SAIPAN lawmakers, please repeal S.L.L. 22-6. The e-gaming operators say they are willing to compromise “to find…a fair reasonable local tax.” Please meet with them and their employees.
For sure, you do not want local residents to lose their jobs in this economy, amid a still raging global pandemic. And you do not want to lose the revenue provided by these legitimate businesses. After all, you said you ran for office to make things better for the people you promised to serve. You said you “support” local workers and their families. You said you “feel” their pain.
Here then is an opportunity to back up your words with action.
As we’ve said before, if you don’t know how to improve the islands’ current situation, then at least don’t make it worse. Never mind your egos. Many of you claim to be “selfless servants of the people” anyway. And the “people” certainly include those harmed by mindless legislation.
You know you were wrong not to hold public hearings before passing a bill that would double fees on struggling businesses.
You know you were wrong not to get the correct data and figures.
And you know you were wrong not to know what you were doing. You did not pass a “revenue-raising” bill. Instead, you approved a measure that will shut down businesses and put people (in the private sector) out of work. You OK’d a law that will result in less revenue — and more people dependent on government dole-outs.
Happily, you can still undo your latest (truly boneheaded) mistake. You can still redeem yourselves.
Saipan lawmakers, please take responsibility for your action — and show some compassion to the people who will lose their jobs because you failed to do yours.
Wanted: More economically literate public officials
SEVERAL years ago, the president of (what polite society calls) a developing country read a news story about a new company that had just opened for business. The president, who had a degree in economics, called the business owner and asked her how the government could help her expand and hire more workers. The business owner mentioned the taxes she had to pay, and told the president that significantly reducing the rates would allow her to provide more job opportunities to people who needed them. I’ll make it happen, said the economically literate (but unfortunately term-limited) president, and he did.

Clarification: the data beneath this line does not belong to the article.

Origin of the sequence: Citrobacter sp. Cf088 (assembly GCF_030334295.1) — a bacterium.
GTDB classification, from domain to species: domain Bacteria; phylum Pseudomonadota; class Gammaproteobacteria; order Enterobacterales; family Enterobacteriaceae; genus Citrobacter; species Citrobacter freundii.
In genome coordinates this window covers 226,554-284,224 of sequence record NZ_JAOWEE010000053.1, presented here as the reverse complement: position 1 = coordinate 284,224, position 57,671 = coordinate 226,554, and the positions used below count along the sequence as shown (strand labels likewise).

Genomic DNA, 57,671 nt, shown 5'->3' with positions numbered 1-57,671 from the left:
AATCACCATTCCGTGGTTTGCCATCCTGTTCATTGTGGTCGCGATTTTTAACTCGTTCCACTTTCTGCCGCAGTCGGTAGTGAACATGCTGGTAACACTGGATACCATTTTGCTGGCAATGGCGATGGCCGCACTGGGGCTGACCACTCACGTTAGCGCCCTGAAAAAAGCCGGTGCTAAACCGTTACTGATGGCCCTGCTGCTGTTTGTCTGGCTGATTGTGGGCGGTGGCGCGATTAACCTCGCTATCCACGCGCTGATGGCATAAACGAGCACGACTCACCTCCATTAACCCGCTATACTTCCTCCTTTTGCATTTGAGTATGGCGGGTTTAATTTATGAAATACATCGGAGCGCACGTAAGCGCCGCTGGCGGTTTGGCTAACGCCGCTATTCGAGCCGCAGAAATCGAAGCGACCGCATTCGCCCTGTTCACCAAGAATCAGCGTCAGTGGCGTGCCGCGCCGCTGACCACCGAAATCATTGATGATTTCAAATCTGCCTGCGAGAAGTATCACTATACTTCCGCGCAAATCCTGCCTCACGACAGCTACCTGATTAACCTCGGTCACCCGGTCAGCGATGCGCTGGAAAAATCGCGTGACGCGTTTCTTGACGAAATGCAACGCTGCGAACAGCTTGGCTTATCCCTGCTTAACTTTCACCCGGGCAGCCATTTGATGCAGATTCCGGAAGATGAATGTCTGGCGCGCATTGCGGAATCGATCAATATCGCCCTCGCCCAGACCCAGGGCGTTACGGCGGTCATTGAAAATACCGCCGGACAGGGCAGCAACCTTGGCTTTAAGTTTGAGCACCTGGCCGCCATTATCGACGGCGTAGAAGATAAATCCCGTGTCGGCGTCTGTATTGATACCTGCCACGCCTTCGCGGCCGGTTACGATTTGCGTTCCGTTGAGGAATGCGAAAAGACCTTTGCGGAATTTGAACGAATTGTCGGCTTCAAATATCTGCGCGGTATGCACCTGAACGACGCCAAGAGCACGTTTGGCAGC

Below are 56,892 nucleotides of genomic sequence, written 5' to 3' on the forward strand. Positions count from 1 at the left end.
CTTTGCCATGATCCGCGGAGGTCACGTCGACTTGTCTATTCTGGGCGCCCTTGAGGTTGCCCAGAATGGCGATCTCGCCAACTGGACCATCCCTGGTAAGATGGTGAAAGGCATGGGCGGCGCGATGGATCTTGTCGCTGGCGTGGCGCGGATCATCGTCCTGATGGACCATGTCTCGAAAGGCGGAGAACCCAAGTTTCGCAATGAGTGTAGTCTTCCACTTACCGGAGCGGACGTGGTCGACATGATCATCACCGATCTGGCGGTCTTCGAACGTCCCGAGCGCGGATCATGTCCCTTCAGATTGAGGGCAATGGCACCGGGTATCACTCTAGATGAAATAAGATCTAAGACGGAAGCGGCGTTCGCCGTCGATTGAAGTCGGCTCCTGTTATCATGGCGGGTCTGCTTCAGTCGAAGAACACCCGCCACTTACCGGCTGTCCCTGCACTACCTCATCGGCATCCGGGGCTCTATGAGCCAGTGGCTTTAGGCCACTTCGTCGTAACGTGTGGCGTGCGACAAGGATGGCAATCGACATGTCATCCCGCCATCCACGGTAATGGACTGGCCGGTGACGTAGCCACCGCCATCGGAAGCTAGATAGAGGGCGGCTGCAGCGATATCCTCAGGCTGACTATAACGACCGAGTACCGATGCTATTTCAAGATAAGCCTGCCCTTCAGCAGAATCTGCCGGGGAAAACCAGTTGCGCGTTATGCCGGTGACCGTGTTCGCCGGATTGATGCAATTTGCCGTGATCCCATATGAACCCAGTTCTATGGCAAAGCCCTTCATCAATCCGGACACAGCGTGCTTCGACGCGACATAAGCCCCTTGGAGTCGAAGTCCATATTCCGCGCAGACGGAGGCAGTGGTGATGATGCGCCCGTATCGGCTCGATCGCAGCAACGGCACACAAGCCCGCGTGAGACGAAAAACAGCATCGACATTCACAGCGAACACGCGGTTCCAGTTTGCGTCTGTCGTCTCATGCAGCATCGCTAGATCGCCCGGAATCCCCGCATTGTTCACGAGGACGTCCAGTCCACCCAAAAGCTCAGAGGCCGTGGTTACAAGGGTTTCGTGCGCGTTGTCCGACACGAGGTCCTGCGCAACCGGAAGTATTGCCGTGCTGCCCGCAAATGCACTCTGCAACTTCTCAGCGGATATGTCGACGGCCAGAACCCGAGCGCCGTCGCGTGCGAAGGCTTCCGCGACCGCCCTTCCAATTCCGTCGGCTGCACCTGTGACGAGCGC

Sadly, however, it seems that many other politicians, including and especially the “well-meaning and intelligent,” are not familiar with certain (market-based) economic truths. Regarding taxes, as Kevin D. Williamson once noted, most of them cling to a belief “based on a deathless myth: that taxes are actually paid in economic terms by those upon whom they legally fall.” We have to impose higher taxes on greedy/heartless/selfish business owners so they’ll pay more! And when they pay more we can spend more on programs and services that benefit our virtuous/suffering/ordinary citizens!
“The obviousness of this nonsense,” Williamson said, “is clear enough if you put the proposition into plain English: ‘Don’t you worry, now, we’re not going to raise taxes on you, Bubba — we’re just going to raise taxes on your employer, your customers, your vendors and business partners, the people who make and sell the things you buy and use, your bank, your Internet provider, the companies that build houses and commercial buildings, your landlord, gasoline distributors, all the companies your retirement account is invested in — oh, you won’t be affected at all!’ ”
Or, in the immortal words of a Saipan lawmaker explaining why they “unanimously” passed a measure that doubled the fees paid by already struggling businesses: “It was never the intent of this august body to displace employees.”
And you can take that to the bank, soon-to-be-unemployed employees.
Oh wait. You can’t.